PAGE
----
Tuesday 15 September 2015

What You Should Know About Cruelty Free Beauty

Today I want to talk about an issue that is important to me: animal testing and cruelty free makeup.
I’ve seen cruelty free discussions on twitter receiving overwhelmingly positive reactions but the general consensus seems to me to be that a lot of fellow FBL bloggers just don’t seem to know much about it. 

And that's where I come in. (Don't worry, I have zero intention of scaring you into this lifestyle with horror pictures of animals. That's not my style- I would rather educate than traumatise you)

I was a vegetarian for nine years up until the Summer when I was encouraged to start eating small amounts of meat by my doctor for my health. I was absolutely gutted and I’m working on getting my consumption back down to nil at the moment. Since then my commitment to cruelty free life has increased. It’s really not as difficult or scary as people think so I’m mostly aiming to help people know the facts and arguments of various debates and to help them build their own opinion. I am also planning a mini series of CF make up dupes so keep an eye out for those. There are some good ones!! There is really no need for your make up and beauty to suffer just because you ditch the likes of MAC and Rimmel!

So here is what I think you need to know:
  • Animal testing on cosmetics has been banned in Europe but is still very present in other countries around the world such as China, Russia & the US to name a few
  • Over 100 million animals are tested on in the US each year (dosomething.org)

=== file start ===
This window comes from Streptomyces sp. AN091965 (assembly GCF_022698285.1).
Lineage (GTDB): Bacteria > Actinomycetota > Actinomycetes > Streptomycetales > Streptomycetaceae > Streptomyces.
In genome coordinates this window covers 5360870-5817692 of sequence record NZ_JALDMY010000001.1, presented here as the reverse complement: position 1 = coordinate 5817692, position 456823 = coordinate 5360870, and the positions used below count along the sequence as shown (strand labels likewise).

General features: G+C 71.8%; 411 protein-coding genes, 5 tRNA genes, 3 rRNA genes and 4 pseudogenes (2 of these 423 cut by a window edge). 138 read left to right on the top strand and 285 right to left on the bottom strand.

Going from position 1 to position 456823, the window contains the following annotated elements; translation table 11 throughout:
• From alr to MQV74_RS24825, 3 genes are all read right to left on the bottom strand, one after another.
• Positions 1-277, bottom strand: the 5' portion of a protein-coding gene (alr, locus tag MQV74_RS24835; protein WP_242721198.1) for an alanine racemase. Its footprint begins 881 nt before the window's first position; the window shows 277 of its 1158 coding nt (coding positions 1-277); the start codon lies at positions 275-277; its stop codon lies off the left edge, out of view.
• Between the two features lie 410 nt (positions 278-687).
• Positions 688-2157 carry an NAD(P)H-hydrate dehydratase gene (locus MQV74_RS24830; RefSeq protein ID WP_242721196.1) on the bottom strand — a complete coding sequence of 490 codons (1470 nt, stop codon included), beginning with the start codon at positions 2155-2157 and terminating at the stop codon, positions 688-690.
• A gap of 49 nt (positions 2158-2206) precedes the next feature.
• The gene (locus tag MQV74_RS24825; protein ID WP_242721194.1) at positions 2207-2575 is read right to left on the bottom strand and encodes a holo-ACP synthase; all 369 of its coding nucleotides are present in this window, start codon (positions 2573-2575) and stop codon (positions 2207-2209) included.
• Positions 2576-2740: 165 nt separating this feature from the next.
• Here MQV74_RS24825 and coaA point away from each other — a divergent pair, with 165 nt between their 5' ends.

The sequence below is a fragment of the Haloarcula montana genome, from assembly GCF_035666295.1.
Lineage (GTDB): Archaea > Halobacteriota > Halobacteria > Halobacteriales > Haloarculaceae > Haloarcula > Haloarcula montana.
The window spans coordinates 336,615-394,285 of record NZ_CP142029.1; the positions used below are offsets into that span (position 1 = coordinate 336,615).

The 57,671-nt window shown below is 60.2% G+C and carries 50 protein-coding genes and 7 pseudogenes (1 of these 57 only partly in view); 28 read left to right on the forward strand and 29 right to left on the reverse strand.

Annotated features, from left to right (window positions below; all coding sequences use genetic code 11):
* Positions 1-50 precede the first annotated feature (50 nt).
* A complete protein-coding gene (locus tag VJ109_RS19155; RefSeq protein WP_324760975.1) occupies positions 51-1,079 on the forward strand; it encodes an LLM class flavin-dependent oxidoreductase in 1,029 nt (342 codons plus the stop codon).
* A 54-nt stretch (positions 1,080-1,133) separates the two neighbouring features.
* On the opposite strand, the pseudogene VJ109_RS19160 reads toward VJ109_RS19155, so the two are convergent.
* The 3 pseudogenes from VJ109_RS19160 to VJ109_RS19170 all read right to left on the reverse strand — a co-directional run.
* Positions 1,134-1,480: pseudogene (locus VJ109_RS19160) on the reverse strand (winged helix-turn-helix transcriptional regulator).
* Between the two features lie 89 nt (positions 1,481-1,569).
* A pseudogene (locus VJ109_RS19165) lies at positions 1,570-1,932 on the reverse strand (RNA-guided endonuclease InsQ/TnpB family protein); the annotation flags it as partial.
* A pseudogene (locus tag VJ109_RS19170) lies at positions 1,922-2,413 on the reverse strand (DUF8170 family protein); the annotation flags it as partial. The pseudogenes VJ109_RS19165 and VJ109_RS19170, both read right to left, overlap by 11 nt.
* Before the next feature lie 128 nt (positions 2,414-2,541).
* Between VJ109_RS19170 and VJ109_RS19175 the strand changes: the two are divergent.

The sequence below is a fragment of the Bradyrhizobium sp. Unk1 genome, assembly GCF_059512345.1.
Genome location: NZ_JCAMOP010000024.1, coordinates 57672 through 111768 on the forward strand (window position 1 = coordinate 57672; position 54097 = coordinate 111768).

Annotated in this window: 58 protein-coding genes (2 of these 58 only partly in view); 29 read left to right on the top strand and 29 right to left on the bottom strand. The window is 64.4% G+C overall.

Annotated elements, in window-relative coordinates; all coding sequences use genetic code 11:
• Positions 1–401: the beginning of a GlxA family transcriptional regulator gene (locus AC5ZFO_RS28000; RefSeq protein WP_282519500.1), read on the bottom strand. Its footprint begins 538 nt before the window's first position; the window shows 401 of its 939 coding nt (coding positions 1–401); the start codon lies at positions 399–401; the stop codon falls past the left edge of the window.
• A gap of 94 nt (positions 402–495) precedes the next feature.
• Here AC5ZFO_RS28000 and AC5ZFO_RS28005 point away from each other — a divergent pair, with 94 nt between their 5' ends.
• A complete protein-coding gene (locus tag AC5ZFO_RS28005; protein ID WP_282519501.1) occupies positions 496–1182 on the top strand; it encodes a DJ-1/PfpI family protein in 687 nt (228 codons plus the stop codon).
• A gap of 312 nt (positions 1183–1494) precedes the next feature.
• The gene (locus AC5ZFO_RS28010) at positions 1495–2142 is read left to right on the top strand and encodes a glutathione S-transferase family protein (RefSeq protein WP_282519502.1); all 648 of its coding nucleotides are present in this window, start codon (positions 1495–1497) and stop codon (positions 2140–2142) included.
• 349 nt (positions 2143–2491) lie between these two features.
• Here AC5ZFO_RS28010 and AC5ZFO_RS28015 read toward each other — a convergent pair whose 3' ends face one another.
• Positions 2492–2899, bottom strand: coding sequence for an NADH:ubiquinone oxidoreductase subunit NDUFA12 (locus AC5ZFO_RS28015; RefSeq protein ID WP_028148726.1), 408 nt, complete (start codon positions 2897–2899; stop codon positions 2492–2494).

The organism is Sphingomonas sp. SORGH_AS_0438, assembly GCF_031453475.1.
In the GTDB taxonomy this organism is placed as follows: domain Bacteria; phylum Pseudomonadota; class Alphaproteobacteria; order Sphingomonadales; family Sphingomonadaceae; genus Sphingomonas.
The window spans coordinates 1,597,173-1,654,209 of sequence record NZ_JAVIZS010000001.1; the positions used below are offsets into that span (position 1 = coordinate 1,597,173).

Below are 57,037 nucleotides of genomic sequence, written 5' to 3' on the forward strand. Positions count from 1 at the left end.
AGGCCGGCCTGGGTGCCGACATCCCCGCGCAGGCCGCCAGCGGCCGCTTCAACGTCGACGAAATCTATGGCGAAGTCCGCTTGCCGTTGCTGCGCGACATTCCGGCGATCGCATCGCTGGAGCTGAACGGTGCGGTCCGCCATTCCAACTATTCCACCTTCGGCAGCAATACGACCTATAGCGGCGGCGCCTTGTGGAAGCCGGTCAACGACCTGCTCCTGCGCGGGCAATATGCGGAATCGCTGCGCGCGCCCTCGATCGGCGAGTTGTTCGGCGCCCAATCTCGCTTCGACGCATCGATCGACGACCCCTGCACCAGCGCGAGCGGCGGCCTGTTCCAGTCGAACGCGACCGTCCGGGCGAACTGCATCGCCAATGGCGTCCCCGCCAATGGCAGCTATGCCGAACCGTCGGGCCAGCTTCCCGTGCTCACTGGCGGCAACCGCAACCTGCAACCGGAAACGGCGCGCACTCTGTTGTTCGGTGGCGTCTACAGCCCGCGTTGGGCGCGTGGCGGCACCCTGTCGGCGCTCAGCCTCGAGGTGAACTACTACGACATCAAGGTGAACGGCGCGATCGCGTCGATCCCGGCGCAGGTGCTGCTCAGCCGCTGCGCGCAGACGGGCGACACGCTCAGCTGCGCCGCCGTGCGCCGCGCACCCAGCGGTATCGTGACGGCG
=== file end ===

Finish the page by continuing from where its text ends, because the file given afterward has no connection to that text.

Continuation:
•  Some brands are CF because neither their products nor ingredients are tested on animal
  • Other brands do not test their finished products on animals but some ingredients may be
  • There are cases of brands not testing themselves but hiring third party agencies to test
  •  Some brands that claim to be CF do not test but buy and use ingredients that are recently tested on animals
  •  Some brands state that they do not test on animals except in “exceptional circumstances” or “when required by law” which is more often than not for them to be able to sell in China which require imported cosmetic products to be tested on animals by law
  •  Some brands that were previously CF have begun testing on animals again so that is so that is something to watch out for
  • The term “cruelty free” is seen by some (both brands and consumers) as somewhat ambiguous as many of the ingredients used in these CF products were previously tested on animals
  • To counter this, some brands choose to only use ingredients that haven’t been tested on animals after a set date
  • CF doesn't always equate to vegan so be aware of the difference
  • Many CF brands are owned by parent companies that test on animals and this can be the source of debate and controversy